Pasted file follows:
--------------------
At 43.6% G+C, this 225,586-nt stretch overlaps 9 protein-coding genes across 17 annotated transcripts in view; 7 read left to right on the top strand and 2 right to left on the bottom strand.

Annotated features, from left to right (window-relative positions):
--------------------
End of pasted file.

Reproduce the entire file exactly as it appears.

At 43.6% G+C, this 225,586-nt stretch overlaps 9 protein-coding genes across 17 annotated transcripts in view; 7 read left to right on the top strand and 2 right to left on the bottom strand.

Annotated features, from left to right (window-relative positions):